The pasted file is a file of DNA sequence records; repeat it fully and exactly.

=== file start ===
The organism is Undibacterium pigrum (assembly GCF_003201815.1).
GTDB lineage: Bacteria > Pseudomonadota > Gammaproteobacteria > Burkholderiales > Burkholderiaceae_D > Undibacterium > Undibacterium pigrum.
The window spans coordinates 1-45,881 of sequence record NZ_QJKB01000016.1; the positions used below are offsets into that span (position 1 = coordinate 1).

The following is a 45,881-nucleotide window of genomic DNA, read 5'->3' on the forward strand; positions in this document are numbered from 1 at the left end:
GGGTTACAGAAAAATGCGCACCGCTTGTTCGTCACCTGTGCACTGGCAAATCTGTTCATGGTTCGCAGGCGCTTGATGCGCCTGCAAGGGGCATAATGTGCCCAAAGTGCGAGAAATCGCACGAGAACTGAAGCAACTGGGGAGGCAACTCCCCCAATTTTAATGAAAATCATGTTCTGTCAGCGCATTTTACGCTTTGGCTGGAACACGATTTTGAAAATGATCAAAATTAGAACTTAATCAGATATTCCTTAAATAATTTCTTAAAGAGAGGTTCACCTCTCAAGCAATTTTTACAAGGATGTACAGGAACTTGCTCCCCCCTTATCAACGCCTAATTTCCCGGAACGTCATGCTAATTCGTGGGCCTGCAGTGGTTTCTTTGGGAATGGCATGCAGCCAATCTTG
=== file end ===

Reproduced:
The organism is Undibacterium pigrum (assembly GCF_003201815.1).
GTDB lineage: Bacteria > Pseudomonadota > Gammaproteobacteria > Burkholderiales > Burkholderiaceae_D > Undibacterium > Undibacterium pigrum.
The window spans coordinates 1-45,881 of sequence record NZ_QJKB01000016.1; the positions used below are offsets into that span (position 1 = coordinate 1).

The following is a 45,881-nucleotide window of genomic DNA, read 5'->3' on the forward strand; positions in this document are numbered from 1 at the left end:
GGGTTACAGAAAAATGCGCACCGCTTGTTCGTCACCTGTGCACTGGCAAATCTGTTCATGGTTCGCAGGCGCTTGATGCGCCTGCAAGGGGCATAATGTGCCCAAAGTGCGAGAAATCGCACGAGAACTGAAGCAACTGGGGAGGCAACTCCCCCAATTTTAATGAAAATCATGTTCTGTCAGCGCATTTTACGCTTTGGCTGGAACACGATTTTGAAAATGATCAAAATTAGAACTTAATCAGATATTCCTTAAATAATTTCTTAAAGAGAGGTTCACCTCTCAAGCAATTTTTACAAGGATGTACAGGAACTTGCTCCCCCCTTATCAACGCCTAATTTCCCGGAACGTCATGCTAATTCGTGGGCCTGCAGTGGTTTCTTTGGGAATGGCATGCAGCCAATCTTG